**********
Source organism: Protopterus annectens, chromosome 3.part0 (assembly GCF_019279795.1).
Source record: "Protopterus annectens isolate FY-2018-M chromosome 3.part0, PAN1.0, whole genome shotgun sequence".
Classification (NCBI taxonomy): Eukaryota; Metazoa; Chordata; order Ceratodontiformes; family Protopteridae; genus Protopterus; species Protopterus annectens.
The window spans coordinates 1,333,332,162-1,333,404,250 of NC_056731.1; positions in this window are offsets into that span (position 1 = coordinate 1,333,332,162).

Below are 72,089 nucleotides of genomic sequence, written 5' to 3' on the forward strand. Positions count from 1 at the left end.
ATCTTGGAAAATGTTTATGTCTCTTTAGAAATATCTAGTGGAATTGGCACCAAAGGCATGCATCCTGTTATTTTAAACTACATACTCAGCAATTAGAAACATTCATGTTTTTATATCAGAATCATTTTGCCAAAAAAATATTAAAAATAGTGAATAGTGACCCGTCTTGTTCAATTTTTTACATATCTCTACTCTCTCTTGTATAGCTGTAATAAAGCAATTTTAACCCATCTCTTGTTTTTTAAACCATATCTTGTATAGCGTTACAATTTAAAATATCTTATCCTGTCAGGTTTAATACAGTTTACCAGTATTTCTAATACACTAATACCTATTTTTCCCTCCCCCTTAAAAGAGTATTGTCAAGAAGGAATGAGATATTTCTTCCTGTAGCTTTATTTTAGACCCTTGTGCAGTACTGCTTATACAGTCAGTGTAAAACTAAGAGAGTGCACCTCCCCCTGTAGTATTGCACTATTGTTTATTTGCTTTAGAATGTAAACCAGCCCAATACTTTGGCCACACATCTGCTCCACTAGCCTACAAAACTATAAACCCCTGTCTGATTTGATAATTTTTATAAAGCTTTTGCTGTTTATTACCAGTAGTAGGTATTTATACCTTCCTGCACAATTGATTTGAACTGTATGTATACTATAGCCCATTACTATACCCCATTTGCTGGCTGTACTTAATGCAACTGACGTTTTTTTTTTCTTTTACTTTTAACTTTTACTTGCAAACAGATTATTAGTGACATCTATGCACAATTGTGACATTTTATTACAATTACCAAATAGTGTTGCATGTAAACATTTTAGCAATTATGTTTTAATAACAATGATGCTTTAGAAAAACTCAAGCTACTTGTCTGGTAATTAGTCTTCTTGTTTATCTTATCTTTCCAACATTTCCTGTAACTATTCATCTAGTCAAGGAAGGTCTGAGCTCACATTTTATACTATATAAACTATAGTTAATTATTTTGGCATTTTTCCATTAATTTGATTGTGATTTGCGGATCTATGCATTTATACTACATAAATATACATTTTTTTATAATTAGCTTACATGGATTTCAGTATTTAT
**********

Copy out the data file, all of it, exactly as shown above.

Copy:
Source organism: Protopterus annectens, chromosome 3.part0 (assembly GCF_019279795.1).
Source record: "Protopterus annectens isolate FY-2018-M chromosome 3.part0, PAN1.0, whole genome shotgun sequence".
Classification (NCBI taxonomy): Eukaryota; Metazoa; Chordata; order Ceratodontiformes; family Protopteridae; genus Protopterus; species Protopterus annectens.
The window spans coordinates 1,333,332,162-1,333,404,250 of NC_056731.1; positions in this window are offsets into that span (position 1 = coordinate 1,333,332,162).

Below are 72,089 nucleotides of genomic sequence, written 5' to 3' on the forward strand. Positions count from 1 at the left end.
ATCTTGGAAAATGTTTATGTCTCTTTAGAAATATCTAGTGGAATTGGCACCAAAGGCATGCATCCTGTTATTTTAAACTACATACTCAGCAATTAGAAACATTCATGTTTTTATATCAGAATCATTTTGCCAAAAAAATATTAAAAATAGTGAATAGTGACCCGTCTTGTTCAATTTTTTACATATCTCTACTCTCTCTTGTATAGCTGTAATAAAGCAATTTTAACCCATCTCTTGTTTTTTAAACCATATCTTGTATAGCGTTACAATTTAAAATATCTTATCCTGTCAGGTTTAATACAGTTTACCAGTATTTCTAATACACTAATACCTATTTTTCCCTCCCCCTTAAAAGAGTATTGTCAAGAAGGAATGAGATATTTCTTCCTGTAGCTTTATTTTAGACCCTTGTGCAGTACTGCTTATACAGTCAGTGTAAAACTAAGAGAGTGCACCTCCCCCTGTAGTATTGCACTATTGTTTATTTGCTTTAGAATGTAAACCAGCCCAATACTTTGGCCACACATCTGCTCCACTAGCCTACAAAACTATAAACCCCTGTCTGATTTGATAATTTTTATAAAGCTTTTGCTGTTTATTACCAGTAGTAGGTATTTATACCTTCCTGCACAATTGATTTGAACTGTATGTATACTATAGCCCATTACTATACCCCATTTGCTGGCTGTACTTAATGCAACTGACGTTTTTTTTTTCTTTTACTTTTAACTTTTACTTGCAAACAGATTATTAGTGACATCTATGCACAATTGTGACATTTTATTACAATTACCAAATAGTGTTGCATGTAAACATTTTAGCAATTATGTTTTAATAACAATGATGCTTTAGAAAAACTCAAGCTACTTGTCTGGTAATTAGTCTTCTTGTTTATCTTATCTTTCCAACATTTCCTGTAACTATTCATCTAGTCAAGGAAGGTCTGAGCTCACATTTTATACTATATAAACTATAGTTAATTATTTTGGCATTTTTCCATTAATTTGATTGTGATTTGCGGATCTATGCATTTATACTACATAAATATACATTTTTTTATAATTAGCTTACATGGATTTCAGTATTTAT